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RE: st: MP running no faster than IC

From   Timothy Mak <>
To   "" <>
Subject   RE: st: MP running no faster than IC
Date   Tue, 9 Jul 2013 14:27:30 +0800


If you want to speed up your bootstrapping, you can always try running your bootstrap across several different instances of Stata (which doesn't require MP) and combining the results together. 
See -net describe parallel, from( for a program that might facilitate your doing this. 

I know this may not ease your sense of disappointment for having purchased Stata MP unnecessarily. 

-----Original Message-----
From: [] On Behalf Of Sergiy Radyakin
Sent: 09 July 2013 12:59
Subject: Re: st: MP running no faster than IC

I guess that was made very specific by Vince Wiggins in the Stata's blog:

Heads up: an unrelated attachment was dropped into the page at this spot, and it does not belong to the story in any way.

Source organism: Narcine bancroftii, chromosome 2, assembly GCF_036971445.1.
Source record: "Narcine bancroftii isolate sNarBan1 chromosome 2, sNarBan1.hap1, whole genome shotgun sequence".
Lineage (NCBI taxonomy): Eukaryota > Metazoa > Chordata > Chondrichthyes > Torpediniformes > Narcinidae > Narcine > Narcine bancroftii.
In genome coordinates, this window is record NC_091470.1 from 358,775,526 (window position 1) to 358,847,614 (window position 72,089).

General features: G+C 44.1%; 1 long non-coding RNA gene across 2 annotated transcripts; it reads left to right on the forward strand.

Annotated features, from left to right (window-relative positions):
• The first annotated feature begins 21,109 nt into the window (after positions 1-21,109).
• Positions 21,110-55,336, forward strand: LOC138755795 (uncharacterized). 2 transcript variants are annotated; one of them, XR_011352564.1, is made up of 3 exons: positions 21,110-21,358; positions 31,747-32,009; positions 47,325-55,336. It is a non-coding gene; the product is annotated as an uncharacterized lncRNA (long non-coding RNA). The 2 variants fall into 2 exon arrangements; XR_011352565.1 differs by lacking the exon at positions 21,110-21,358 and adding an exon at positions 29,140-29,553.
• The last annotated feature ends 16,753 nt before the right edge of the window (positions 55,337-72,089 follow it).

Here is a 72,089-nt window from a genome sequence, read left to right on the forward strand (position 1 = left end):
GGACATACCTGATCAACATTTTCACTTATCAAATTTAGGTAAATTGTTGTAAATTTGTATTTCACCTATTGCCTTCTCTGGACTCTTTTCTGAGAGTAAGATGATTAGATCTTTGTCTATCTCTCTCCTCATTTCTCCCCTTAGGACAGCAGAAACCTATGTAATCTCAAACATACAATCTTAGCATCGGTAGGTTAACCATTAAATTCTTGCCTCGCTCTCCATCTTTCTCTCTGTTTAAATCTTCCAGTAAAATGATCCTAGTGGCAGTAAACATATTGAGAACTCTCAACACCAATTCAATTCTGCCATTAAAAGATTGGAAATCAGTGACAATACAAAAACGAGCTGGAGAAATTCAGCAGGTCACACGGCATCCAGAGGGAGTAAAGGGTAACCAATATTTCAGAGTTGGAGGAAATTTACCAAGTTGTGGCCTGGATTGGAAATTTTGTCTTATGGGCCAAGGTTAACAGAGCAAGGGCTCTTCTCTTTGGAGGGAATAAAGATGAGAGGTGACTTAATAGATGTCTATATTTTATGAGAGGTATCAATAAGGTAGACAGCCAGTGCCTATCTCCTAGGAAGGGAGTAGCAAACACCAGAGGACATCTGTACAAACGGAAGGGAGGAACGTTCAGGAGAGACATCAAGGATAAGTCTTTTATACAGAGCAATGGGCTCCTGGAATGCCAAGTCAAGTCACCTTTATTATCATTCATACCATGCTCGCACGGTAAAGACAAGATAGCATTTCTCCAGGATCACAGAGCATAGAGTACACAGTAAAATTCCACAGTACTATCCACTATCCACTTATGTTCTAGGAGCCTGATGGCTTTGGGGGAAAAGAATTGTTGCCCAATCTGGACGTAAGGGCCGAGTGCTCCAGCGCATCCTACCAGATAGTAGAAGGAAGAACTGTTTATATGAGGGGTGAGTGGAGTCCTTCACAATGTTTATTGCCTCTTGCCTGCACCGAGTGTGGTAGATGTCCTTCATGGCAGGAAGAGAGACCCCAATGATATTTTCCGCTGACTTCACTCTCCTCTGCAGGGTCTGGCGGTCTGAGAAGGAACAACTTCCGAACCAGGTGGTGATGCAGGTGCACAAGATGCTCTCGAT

"I will admit right now that I mostly run Stata interactively using
the auto dataset, which has 74 observations. I run Stata/MP using all
4 cores of my quad-core computer, but I am mostly wasting 3 of them -
there is no speeding up the computations on 74 observations. "
See here for details:

And by Bill Gould:
"In any case, I have seen articles predicting and in some cases,
announcing, computers with hundreds of cores. For applications with p
approaching 1, those are exciting announcements. In the world of
statistical software, however, these announcements are exciting only
for those running with immense datasets."
See here for details:

Give it a second thought, give it some time, in the morning call the
Stata sales department, explain the situation, see if you can work out